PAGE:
Tait Militana

House Committees Look at Fewer Resources on Top of Demands

House committee leaders face a dwindling pool of resources for the 113th Congress under budgets approved this week by the House Administration Committee.

The funding numbers, set by panel Chairwoman Candice S. Miller, R-Mich., in consultation with House leadership, trim an average of 11 percent off committee allocations from 2012 levels and come out to $120 million in total for the first session of the 113th Congress. That is down from the $135 million committees had to work with in the second session of the 112th Congress.

‘Kony 2012’ Mobilizes Legislative Response
YouTube Sensation Compels Lawmakers In New and Unique Way

The viral Internet video “Kony 2012” mobilized an unprecedented number of young people to support the campaign to counter Joseph Kony, the leader of the Lord’s Resistance Army. It may also have mobilized an unprecedented number of lawmakers.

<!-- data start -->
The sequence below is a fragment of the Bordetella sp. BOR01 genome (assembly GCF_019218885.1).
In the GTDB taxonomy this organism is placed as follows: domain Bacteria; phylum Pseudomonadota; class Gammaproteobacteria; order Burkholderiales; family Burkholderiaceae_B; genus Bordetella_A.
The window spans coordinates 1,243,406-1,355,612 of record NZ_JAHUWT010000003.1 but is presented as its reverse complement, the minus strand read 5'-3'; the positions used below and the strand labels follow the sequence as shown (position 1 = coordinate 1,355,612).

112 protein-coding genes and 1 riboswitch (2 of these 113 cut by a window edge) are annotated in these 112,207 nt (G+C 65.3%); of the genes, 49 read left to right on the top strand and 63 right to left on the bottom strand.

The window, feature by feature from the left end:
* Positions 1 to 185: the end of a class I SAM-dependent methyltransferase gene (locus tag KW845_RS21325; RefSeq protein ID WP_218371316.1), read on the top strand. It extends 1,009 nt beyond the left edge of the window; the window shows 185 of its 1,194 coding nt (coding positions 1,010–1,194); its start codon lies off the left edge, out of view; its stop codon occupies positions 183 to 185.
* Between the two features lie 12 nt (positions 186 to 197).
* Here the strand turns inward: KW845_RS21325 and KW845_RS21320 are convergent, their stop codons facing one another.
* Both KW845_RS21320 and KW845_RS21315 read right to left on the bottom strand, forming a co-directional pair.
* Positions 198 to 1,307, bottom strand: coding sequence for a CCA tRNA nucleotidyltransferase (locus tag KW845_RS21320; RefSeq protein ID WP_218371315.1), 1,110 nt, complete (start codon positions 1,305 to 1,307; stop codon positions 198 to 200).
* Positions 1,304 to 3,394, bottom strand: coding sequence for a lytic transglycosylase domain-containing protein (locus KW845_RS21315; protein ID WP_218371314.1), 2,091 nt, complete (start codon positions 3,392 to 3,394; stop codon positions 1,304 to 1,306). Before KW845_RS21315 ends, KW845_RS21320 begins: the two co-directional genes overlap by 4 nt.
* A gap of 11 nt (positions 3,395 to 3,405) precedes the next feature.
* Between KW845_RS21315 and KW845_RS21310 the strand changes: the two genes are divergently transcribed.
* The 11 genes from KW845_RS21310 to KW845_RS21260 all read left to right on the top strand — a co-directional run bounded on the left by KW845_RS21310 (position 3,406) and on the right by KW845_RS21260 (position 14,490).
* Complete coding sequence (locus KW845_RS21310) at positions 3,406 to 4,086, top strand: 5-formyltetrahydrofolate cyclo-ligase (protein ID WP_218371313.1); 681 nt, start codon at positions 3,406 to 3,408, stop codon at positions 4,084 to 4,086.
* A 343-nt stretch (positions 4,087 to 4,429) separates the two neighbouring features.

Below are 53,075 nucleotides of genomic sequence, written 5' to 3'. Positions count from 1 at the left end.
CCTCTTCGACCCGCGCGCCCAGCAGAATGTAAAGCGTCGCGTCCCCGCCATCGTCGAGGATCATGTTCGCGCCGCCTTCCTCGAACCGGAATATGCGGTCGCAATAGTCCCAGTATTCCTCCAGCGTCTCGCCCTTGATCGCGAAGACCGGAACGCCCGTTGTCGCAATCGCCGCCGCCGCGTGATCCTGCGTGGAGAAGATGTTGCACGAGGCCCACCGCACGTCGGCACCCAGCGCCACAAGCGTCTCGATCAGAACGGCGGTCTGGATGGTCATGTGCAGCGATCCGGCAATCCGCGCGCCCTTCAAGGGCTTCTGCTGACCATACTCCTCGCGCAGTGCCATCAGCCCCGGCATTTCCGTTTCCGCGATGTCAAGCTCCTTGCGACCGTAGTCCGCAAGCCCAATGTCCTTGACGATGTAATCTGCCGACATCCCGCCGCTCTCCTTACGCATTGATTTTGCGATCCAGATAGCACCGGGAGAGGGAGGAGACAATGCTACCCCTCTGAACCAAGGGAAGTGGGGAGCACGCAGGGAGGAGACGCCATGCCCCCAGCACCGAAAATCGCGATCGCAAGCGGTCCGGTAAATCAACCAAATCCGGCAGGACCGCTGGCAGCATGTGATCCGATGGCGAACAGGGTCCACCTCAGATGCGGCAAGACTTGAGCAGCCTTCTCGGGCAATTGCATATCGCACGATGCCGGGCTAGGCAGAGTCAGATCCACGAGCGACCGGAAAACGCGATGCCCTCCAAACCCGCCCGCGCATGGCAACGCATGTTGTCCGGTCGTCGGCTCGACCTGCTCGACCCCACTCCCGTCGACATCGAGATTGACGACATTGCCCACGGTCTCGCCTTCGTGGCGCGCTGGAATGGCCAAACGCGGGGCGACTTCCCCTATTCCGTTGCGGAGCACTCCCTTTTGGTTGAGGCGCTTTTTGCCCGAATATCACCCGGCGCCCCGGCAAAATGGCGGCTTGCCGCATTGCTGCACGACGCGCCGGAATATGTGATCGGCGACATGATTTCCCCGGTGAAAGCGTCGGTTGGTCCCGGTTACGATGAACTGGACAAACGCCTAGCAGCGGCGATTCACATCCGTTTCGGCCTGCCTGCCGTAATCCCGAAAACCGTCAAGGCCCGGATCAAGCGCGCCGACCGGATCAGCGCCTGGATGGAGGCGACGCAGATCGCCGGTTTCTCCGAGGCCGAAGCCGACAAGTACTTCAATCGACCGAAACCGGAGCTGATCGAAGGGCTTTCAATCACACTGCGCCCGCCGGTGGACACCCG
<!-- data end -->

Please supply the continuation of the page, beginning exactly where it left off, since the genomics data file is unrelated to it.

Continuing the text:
Since March 2012, when “Kony 2012” was uploaded to YouTube, lawmakers introduced five resolutions, spoke multiple times on the House and Senate floors and introduced their own YouTube video condemning Kony and his commanders.

Democrats Fret About Stricter Voter ID Laws

Congressional Democrats are warning that stricter voter identification laws sweeping through state legislatures could suppress voters in the 2012 elections.

At least 34 states have introduced legislation, with varying degrees of restrictiveness, that would require voters to display identification at the polls before they are given a ballot. Some of these laws require voters to produce photo identification; some do not.

The Quirky Email Addresses of State Legislators

While email has become sophisticated in Washington, some politicians beyond the Beltway are still a little loose with it.

Dozens of state legislators across the country use personal email accounts in addition to or instead of their government-issued addresses when conducting state business. 

Balanced Budget Amendment Roadblocks Abound

Some conservatives in Washington, D.C., can’t wait to send a balanced budget amendment to the states. But it’s not clear whether the states would be excited to get it.

A constitutional amendment requiring the federal budget be balanced in most years would face a bruising and most likely fruitless fight in the states, 38 of which would need to approve the amendment.